Tuesday, November 9, 2004
The Devil's Brigade, 1942-1945:
The First Special Service Force was a joint American-Canadian commando unit formed on July 20, 1942. It was a volunteer unit of 1600 men, especially those with experience as hunters, game wardens, lumberjacks, or forest rangers. At Fort Harrison near Helena, Montana, they had intense training in many disciplines such as mountain fighting and rock climbing, hand-to-hand fighting, demolitions, amphibious fighting, stealth tactics . . . even training as ski troops! They were a very specialised group; they even went so far as to have a special combat knife designed for their unit (called the "V-42").
Their first operation was in Italy when the commander of the US 5th Army brought them in. Once there, they immediately demonstrated the value and effectiveness of their training.
Their first big claim to fame, though, was their attack at Monte la Difensa, an Italian mountain with tall, sheer cliffs and a german position on top of it. In the middle of winter, the 1SSF scaled the cliffs and wiped out the entire German position; it was one thought to be impenetrable, especially after multiple failed American attempts earlier in the fighting.
In Anzio, the 1SSF continued to gain fame, holding and raiding from the right-hand flank of the beachhead after the US Rangers suffered heavy losses. As the fighting continued, a diary from a dead German soldier was found that said, "The black devils are all around us every time we come into the line," - The 1SST often painted their faces black with boot polish for night operations. From that day on, the First Special Service Force took on the nickname, "The Devil's Brigade".
The Devil's Brigade was the first unit sent into Rome, and captured bridges leading into the Italian capital before they could be blown up. Immediately after taking the bridges, the unit pushed north into and through the city. The story goes that the next day Italian citizens greeted the lines of soldiers coming into the liberated city warmly, even though the ones who won the battle had already passed through in the early morning and were already fighting heavily at the Tiber River.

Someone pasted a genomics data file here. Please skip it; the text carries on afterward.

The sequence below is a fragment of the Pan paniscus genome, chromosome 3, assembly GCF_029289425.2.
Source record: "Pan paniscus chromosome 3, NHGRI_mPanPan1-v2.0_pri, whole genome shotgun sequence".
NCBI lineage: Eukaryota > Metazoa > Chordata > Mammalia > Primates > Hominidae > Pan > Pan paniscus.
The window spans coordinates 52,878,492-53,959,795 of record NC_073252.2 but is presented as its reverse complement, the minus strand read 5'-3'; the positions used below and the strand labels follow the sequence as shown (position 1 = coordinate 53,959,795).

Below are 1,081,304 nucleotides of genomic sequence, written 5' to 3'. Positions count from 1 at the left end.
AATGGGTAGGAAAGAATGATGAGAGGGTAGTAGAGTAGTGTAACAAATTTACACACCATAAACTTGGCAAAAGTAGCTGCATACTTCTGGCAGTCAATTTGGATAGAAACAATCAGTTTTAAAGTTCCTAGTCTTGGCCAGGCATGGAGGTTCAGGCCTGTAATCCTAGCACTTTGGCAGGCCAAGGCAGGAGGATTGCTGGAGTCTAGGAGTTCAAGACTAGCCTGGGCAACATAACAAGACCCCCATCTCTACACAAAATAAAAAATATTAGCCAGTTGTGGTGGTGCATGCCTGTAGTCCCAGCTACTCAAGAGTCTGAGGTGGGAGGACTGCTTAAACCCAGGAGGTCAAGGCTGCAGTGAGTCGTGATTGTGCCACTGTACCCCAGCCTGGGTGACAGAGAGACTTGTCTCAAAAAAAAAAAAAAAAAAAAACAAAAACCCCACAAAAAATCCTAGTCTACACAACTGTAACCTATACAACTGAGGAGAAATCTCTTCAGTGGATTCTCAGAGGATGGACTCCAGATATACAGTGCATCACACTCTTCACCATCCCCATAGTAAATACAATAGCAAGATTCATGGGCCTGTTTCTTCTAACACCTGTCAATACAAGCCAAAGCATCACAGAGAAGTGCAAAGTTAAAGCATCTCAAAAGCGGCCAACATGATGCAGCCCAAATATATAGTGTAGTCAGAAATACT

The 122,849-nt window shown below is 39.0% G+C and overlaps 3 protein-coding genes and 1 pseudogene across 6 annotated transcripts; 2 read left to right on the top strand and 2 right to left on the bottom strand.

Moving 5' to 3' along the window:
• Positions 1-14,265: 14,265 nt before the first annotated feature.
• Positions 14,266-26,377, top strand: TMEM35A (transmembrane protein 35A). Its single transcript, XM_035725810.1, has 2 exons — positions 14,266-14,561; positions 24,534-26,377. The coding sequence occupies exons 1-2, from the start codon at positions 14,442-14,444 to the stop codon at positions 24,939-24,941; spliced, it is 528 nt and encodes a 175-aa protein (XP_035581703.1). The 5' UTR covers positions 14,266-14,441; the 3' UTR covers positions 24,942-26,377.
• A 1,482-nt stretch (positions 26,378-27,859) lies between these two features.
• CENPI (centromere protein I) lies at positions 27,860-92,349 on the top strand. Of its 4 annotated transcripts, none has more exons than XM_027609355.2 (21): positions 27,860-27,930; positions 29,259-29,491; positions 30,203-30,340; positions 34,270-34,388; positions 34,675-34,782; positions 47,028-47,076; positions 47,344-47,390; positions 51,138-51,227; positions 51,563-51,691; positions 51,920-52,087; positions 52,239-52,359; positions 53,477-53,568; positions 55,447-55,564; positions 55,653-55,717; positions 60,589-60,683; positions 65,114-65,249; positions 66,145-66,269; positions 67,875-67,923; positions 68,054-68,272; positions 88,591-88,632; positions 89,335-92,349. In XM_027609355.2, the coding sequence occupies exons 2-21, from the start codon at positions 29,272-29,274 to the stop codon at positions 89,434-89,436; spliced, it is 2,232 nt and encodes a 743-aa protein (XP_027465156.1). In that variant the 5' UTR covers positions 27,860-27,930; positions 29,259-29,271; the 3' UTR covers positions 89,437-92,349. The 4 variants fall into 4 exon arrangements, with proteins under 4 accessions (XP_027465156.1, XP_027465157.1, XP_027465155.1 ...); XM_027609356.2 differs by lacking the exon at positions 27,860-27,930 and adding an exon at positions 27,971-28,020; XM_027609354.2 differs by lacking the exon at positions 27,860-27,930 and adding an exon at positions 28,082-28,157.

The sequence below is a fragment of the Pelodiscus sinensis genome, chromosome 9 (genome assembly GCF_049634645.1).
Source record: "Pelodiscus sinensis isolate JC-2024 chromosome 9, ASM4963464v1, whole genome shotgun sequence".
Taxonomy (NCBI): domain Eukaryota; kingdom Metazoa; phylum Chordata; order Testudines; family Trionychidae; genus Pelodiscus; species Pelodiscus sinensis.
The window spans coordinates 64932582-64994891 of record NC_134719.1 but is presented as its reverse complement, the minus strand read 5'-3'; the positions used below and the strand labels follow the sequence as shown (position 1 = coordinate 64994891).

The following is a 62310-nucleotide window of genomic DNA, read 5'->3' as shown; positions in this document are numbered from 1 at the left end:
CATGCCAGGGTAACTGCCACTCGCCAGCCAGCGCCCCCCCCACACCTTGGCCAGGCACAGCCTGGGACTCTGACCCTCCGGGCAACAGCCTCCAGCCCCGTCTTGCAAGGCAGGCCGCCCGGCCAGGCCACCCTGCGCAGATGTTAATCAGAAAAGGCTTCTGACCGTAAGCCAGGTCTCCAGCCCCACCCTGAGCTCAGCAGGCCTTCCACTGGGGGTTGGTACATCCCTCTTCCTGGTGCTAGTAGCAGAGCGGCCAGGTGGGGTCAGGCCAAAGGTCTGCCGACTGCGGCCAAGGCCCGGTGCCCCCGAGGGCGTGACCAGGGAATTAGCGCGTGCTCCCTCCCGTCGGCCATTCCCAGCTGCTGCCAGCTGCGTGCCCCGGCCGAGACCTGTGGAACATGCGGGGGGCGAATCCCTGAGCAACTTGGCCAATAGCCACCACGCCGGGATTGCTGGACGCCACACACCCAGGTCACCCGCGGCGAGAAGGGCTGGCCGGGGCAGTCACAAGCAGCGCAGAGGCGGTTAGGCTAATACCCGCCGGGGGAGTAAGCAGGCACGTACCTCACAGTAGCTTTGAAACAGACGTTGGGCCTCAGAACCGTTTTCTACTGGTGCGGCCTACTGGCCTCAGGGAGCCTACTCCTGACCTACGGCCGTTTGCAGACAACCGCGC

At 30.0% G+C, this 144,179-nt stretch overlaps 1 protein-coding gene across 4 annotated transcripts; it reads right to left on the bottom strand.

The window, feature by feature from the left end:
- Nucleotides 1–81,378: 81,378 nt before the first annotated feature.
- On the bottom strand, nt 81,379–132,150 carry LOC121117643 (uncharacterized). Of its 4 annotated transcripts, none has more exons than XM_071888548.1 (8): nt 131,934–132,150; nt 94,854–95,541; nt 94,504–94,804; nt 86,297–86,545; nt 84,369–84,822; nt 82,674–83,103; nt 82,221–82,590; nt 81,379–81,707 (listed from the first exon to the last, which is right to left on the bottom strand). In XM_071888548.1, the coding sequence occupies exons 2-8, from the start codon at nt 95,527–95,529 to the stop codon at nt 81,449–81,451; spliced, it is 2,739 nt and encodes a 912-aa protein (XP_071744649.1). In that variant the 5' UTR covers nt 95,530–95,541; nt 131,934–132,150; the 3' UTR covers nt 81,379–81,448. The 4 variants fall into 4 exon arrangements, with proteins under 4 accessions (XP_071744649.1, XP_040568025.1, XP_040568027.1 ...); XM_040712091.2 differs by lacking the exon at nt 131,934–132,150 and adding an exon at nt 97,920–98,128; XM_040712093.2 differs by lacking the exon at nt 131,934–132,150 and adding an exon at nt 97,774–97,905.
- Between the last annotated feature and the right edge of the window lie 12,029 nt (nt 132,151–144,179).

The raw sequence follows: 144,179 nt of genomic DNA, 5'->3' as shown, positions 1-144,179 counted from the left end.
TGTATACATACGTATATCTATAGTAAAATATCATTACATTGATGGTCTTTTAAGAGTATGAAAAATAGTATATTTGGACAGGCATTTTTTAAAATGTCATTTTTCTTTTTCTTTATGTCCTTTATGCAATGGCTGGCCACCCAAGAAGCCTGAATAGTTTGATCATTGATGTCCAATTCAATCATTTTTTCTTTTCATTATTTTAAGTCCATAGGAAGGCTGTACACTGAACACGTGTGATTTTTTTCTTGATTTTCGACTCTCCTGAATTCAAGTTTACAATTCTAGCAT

After the liberation of Italy, the unit was sent near the south of France and fought in the Rhineland Campaign until the end of the war in Europe. By the end of the war, the First Special Service Force had made a name for itself and had suffered a casualty rate of about 39 percent.
Many covert information-gathering missions were made through the nights, battles were fought during the days to great distinction, and throughout it all, the Devil's Brigade never failed to meet its objectives. The Devil's Brigade served as the example for future special force outfits such as Joint Task Force Two in Canada and Delta Force in The States. Today, special assignment forces make up a great deal of the way many modern conflicts are resolved.
As an extra interesting note, the highway that runs from Lethbridge, Alberta to Helena, Montana was renamed the "First Special Service Force Memorial Highway" in honour of the route the Canadian volunteers travelled so that the unit could be formed. As for myself, I find the Devil's Brigade fascinating. They make you kinda proud to be a North American, eh? (that is, if you are North American . . . otherwise . . . . . I dunno. Still neat, eh?)
(The red arrowhead shoulder sleeve patch of the 1st Special Service Force)